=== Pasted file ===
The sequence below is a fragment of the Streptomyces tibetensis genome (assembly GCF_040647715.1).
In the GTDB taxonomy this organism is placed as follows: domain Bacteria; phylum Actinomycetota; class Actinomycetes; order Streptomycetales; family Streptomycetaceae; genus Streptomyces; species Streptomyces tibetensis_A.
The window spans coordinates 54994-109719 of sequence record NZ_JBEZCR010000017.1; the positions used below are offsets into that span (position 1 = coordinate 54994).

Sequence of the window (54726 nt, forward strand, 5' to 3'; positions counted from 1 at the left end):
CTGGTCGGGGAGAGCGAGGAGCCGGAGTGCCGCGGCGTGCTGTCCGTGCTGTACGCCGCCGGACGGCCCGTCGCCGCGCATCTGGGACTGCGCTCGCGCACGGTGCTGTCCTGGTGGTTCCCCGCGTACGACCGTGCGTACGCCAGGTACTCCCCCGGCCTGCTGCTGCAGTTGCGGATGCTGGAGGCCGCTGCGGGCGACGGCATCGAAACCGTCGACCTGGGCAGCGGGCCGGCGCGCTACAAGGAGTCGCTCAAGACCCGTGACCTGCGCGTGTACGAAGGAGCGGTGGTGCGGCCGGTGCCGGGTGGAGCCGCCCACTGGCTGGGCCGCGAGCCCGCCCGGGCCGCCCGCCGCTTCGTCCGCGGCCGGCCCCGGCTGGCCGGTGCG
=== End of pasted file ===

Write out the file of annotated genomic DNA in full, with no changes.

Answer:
The sequence below is a fragment of the Streptomyces tibetensis genome (assembly GCF_040647715.1).
In the GTDB taxonomy this organism is placed as follows: domain Bacteria; phylum Actinomycetota; class Actinomycetes; order Streptomycetales; family Streptomycetaceae; genus Streptomyces; species Streptomyces tibetensis_A.
The window spans coordinates 54994-109719 of sequence record NZ_JBEZCR010000017.1; the positions used below are offsets into that span (position 1 = coordinate 54994).

Sequence of the window (54726 nt, forward strand, 5' to 3'; positions counted from 1 at the left end):
CTGGTCGGGGAGAGCGAGGAGCCGGAGTGCCGCGGCGTGCTGTCCGTGCTGTACGCCGCCGGACGGCCCGTCGCCGCGCATCTGGGACTGCGCTCGCGCACGGTGCTGTCCTGGTGGTTCCCCGCGTACGACCGTGCGTACGCCAGGTACTCCCCCGGCCTGCTGCTGCAGTTGCGGATGCTGGAGGCCGCTGCGGGCGACGGCATCGAAACCGTCGACCTGGGCAGCGGGCCGGCGCGCTACAAGGAGTCGCTCAAGACCCGTGACCTGCGCGTGTACGAAGGAGCGGTGGTGCGGCCGGTGCCGGGTGGAGCCGCCCACTGGCTGGGCCGCGAGCCCGCCCGGGCCGCCCGCCGCTTCGTCCGCGGCCGGCCCCGGCTGGCCGGTGCG